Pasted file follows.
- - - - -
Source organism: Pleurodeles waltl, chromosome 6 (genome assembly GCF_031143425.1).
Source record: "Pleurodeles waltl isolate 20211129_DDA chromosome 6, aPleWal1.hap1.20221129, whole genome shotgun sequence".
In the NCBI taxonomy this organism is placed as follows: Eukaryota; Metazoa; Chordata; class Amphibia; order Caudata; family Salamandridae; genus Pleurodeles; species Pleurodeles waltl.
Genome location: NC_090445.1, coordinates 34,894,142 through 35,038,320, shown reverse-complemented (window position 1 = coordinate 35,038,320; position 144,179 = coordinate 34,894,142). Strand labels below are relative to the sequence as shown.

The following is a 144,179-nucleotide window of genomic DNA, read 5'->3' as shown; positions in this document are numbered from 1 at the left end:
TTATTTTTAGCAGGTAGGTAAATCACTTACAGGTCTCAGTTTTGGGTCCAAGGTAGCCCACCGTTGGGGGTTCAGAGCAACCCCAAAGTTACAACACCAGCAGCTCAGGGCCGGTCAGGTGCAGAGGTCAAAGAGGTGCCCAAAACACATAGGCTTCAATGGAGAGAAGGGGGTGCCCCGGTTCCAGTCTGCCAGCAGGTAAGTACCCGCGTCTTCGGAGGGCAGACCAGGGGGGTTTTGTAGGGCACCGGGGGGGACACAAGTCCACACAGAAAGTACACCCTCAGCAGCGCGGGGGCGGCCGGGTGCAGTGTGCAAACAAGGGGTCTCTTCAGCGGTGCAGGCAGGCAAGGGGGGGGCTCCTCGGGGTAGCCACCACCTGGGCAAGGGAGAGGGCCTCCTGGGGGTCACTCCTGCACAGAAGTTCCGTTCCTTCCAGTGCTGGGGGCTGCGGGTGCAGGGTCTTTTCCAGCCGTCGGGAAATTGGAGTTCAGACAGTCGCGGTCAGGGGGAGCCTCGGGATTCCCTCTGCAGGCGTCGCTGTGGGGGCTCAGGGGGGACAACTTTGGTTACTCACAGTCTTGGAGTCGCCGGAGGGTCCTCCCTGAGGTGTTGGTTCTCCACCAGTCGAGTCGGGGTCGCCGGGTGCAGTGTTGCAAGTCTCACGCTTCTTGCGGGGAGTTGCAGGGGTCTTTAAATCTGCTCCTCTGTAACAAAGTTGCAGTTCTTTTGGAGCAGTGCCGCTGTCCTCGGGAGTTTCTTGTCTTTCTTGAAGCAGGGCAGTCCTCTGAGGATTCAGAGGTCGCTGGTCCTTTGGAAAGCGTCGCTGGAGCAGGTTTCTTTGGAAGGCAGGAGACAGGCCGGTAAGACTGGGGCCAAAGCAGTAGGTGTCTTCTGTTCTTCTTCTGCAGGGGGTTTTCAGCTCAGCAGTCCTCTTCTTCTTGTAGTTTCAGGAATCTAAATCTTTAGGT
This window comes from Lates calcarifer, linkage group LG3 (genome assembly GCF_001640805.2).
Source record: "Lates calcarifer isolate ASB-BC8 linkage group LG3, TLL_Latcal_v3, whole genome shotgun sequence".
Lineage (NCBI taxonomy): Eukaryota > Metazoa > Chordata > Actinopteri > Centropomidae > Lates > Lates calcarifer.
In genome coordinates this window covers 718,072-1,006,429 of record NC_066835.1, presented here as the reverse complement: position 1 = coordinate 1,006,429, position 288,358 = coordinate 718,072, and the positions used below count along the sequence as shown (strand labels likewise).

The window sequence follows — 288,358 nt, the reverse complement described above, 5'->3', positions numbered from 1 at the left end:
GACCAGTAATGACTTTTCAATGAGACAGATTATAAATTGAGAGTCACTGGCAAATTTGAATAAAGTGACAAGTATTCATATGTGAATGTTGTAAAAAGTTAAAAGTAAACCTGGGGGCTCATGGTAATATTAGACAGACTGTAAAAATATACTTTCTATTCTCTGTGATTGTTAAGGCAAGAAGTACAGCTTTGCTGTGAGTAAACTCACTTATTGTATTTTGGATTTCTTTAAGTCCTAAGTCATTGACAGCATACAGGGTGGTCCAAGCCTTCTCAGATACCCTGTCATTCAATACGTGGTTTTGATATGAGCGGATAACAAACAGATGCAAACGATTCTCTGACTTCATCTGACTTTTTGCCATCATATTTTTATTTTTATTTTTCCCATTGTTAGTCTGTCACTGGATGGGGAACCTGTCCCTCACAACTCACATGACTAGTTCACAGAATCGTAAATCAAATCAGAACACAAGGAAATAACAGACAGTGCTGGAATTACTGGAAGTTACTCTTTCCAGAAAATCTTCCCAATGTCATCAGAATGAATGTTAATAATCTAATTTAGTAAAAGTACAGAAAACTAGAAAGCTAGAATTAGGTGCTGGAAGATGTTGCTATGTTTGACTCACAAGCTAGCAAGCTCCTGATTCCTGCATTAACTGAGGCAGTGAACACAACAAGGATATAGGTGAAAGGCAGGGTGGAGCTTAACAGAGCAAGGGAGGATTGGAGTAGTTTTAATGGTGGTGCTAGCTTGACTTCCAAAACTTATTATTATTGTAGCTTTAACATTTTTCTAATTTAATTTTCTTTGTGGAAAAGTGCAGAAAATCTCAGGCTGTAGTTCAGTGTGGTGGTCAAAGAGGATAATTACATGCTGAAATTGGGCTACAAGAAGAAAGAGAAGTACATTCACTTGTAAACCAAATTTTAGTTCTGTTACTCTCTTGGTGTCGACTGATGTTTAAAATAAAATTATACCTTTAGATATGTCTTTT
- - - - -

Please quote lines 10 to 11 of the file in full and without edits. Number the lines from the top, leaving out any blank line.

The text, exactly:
In genome coordinates this window covers 718,072-1,006,429 of record NC_066835.1, presented here as the reverse complement: position 1 = coordinate 1,006,429, position 288,358 = coordinate 718,072, and the positions used below count along the sequence as shown (strand labels likewise).

The window sequence follows — 288,358 nt, the reverse complement described above, 5'->3', positions numbered from 1 at the left end: